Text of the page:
Golf clubs have all the bells and whistles these days. There are literally hundreds of shaft options, massive driver heads, counter-balanced putters ... you name it. Heck, there's even something called, "jailbreak technology," designed to increase the speed the ball comes off your driver to give you even more distance off the tee.
It's almost impossible to believe that, with all these incredible developments, it wasn't that long ago that persimmon-head drivers dominated the market.
A lot of golfers might not even remember what a persimmon-head driver is.
See the screws on the clubface, right in the sweet-spot? That's where the phrase, "hitting it on the screws" came from. With a persimmon driver, if you didn't hit it on the screws, it was anyone's guess where the ball was going.
The persimmon driver should have been known as a "precision driver."
Tour players loved it because of the feel and feedback they got from each strike. They could shape shots, which not many can do with today's drivers featuring heads that are up to 460cc in size. A persimmon driver head was roughly 190cc.
Imagine that: Today's driver heads are nearly two-and-a-half times larger than the persimmon driver heads from 30 years ago.
Metal woods, when they came along in the 1980s, weren't fully embraced on tour until some time in the mid-90s. Justin Leonard and Davis Love III were among the last to convert from persimmon to metal.
Interestingly, Leonard and Love each won their only majors within months of switching from a persimmon driver to the popular Titleist 975D at the 1997 Open Championship and PGA Championship, respectively.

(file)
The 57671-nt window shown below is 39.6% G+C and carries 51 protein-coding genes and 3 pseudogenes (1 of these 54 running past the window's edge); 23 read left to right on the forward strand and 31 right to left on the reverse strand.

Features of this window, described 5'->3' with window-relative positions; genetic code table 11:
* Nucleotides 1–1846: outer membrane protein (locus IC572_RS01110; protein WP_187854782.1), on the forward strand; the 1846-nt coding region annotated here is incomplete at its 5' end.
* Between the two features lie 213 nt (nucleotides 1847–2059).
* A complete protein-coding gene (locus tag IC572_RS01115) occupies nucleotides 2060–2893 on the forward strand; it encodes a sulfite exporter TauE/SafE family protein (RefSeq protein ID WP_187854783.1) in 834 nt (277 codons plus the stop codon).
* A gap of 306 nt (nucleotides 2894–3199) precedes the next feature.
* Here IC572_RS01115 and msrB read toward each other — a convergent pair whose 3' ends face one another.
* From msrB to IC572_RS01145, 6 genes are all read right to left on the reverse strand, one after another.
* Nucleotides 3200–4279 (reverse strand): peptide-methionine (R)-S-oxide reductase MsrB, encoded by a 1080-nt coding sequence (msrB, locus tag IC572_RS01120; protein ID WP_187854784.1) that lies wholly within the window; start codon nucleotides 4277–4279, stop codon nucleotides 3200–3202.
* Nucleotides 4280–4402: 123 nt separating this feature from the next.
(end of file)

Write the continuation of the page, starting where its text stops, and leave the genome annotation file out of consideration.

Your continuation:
But who was the last player to win a major using a persimmon driver?
For that answer, you need to go all the way back to the 1993 Masters.
That year, Bernhard Langer claimed his second Masters win, topping 1987 Masters winner Chip Beck by four strokes. Tom Kite (1992 U.S. Open at Pebble Beach) and Nick Faldo (1992 Open Championship at Muirfield) round out the last three players to win a major with persimmon.
Langer has done just fine since ditching the persimmon. The 42-time European Tour winner has been a force in senior golf, having won 32 times on the PGA Tour Champions since becoming a member in 2007. Nine of those 32 victories were majors, including the 2017 KitchenAid Senior PGA Championship.
When it comes to the PGA Championship, the late Payne Stewart was the last player to capture the Wanamaker Trophy while yielding a persimmon driver when he did so in 1989 at Kemper Lakes Golf Club in Long Grove, Illinois (site of the 2018 KPMG Women’s PGA Championship). Stewart’s winning total was 12-under 276, a stroke better than second-place finishers Andy Bean, Mike Reid and Curtis Strange.
Advancements in technology eventually made metal drivers lighter, longer, easier to hit and more forgiving than persimmon. And that was with a steel shaft. Things got even better — and easier — once graphite shafts and titanium heads came along.
So, as nice as it was to hit one on the screws once in a while, those days are gone. You won't be seeing anyone at the PGA Championship pulling a persimmon driver from the bag.
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